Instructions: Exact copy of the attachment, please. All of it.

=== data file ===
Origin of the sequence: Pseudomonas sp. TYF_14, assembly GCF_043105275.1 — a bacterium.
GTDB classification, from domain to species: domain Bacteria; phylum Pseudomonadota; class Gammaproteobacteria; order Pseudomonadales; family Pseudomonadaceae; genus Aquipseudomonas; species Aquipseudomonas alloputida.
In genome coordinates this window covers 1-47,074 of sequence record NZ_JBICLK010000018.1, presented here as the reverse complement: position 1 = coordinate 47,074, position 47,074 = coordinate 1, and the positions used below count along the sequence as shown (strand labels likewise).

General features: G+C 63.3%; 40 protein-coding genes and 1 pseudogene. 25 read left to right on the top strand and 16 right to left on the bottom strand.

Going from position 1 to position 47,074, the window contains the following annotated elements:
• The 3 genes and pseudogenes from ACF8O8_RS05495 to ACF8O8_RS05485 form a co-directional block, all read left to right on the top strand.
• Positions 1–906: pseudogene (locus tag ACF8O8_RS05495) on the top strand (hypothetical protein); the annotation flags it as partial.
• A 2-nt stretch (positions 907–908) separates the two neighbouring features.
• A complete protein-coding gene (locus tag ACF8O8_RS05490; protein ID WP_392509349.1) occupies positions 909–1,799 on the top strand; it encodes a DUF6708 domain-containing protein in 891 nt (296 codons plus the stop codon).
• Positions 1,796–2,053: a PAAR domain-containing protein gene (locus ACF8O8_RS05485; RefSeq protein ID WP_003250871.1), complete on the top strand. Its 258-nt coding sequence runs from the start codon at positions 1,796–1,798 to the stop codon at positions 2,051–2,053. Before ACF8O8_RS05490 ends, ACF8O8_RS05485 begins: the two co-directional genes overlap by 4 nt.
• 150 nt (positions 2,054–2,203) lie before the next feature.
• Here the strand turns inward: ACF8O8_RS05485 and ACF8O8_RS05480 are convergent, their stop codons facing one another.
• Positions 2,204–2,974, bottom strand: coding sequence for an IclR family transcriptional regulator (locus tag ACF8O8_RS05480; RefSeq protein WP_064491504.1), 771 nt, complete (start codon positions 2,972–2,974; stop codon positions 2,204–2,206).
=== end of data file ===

Origin of the sequence: Pseudomonas sp. TYF_14, assembly GCF_043105275.1 — a bacterium.
GTDB classification, from domain to species: domain Bacteria; phylum Pseudomonadota; class Gammaproteobacteria; order Pseudomonadales; family Pseudomonadaceae; genus Aquipseudomonas; species Aquipseudomonas alloputida.
In genome coordinates this window covers 1-47,074 of sequence record NZ_JBICLK010000018.1, presented here as the reverse complement: position 1 = coordinate 47,074, position 47,074 = coordinate 1, and the positions used below count along the sequence as shown (strand labels likewise).

General features: G+C 63.3%; 40 protein-coding genes and 1 pseudogene. 25 read left to right on the top strand and 16 right to left on the bottom strand.

Going from position 1 to position 47,074, the window contains the following annotated elements:
• The 3 genes and pseudogenes from ACF8O8_RS05495 to ACF8O8_RS05485 form a co-directional block, all read left to right on the top strand.
• Positions 1–906: pseudogene (locus tag ACF8O8_RS05495) on the top strand (hypothetical protein); the annotation flags it as partial.
• A 2-nt stretch (positions 907–908) separates the two neighbouring features.
• A complete protein-coding gene (locus tag ACF8O8_RS05490; protein ID WP_392509349.1) occupies positions 909–1,799 on the top strand; it encodes a DUF6708 domain-containing protein in 891 nt (296 codons plus the stop codon).
• Positions 1,796–2,053: a PAAR domain-containing protein gene (locus ACF8O8_RS05485; RefSeq protein ID WP_003250871.1), complete on the top strand. Its 258-nt coding sequence runs from the start codon at positions 1,796–1,798 to the stop codon at positions 2,051–2,053. Before ACF8O8_RS05490 ends, ACF8O8_RS05485 begins: the two co-directional genes overlap by 4 nt.
• 150 nt (positions 2,054–2,203) lie before the next feature.
• Here the strand turns inward: ACF8O8_RS05485 and ACF8O8_RS05480 are convergent, their stop codons facing one another.
• Positions 2,204–2,974, bottom strand: coding sequence for an IclR family transcriptional regulator (locus tag ACF8O8_RS05480; RefSeq protein WP_064491504.1), 771 nt, complete (start codon positions 2,972–2,974; stop codon positions 2,204–2,206).